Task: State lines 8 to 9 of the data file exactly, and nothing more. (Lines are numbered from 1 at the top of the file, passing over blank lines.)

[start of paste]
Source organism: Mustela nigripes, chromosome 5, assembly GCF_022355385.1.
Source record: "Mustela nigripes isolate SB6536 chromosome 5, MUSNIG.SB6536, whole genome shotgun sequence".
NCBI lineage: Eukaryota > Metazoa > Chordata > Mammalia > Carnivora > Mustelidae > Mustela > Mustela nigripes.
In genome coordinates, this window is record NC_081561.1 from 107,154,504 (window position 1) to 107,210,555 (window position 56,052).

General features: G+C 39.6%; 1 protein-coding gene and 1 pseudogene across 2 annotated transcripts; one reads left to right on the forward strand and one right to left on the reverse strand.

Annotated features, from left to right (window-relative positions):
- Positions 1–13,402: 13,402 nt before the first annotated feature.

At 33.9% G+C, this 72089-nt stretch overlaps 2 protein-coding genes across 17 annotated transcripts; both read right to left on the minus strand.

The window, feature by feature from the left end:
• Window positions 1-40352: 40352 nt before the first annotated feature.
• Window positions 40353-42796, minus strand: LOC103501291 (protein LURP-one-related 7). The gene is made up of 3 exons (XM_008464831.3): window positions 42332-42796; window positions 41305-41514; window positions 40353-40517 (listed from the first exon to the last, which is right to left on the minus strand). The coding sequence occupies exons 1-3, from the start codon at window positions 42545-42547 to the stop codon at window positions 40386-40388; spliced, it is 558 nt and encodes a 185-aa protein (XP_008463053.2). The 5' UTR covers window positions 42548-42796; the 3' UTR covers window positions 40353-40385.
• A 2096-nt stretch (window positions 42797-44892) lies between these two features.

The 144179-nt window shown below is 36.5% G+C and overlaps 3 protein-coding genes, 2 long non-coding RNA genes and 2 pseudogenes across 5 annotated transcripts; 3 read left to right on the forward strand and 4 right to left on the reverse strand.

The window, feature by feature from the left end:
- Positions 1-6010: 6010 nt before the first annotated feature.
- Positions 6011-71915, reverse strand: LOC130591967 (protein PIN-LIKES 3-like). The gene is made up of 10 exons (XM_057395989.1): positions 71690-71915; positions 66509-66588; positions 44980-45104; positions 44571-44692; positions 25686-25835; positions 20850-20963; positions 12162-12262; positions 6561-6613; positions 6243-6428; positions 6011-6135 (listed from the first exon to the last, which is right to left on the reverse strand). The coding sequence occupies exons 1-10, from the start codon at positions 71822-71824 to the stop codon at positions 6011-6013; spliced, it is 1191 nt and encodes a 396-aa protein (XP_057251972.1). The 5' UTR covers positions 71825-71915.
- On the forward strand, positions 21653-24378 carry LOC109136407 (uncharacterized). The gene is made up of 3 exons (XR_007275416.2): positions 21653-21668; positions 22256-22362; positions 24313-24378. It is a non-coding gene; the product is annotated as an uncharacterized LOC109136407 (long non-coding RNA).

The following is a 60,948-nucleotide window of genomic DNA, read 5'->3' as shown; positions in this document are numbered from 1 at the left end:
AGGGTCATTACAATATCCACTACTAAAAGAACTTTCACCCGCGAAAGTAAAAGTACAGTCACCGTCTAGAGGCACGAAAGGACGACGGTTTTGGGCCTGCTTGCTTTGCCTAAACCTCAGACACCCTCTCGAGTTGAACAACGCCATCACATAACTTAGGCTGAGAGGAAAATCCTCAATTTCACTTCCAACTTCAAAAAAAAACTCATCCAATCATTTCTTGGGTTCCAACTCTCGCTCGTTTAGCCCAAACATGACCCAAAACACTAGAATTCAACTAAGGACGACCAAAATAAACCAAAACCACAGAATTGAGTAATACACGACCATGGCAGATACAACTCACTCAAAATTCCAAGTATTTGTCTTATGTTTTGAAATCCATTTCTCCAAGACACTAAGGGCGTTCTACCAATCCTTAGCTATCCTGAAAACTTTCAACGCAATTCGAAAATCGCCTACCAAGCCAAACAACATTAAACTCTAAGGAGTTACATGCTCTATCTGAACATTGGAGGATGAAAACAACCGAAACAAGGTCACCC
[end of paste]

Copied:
At 33.9% G+C, this 72089-nt stretch overlaps 2 protein-coding genes across 17 annotated transcripts; both read right to left on the minus strand.

The window, feature by feature from the left end: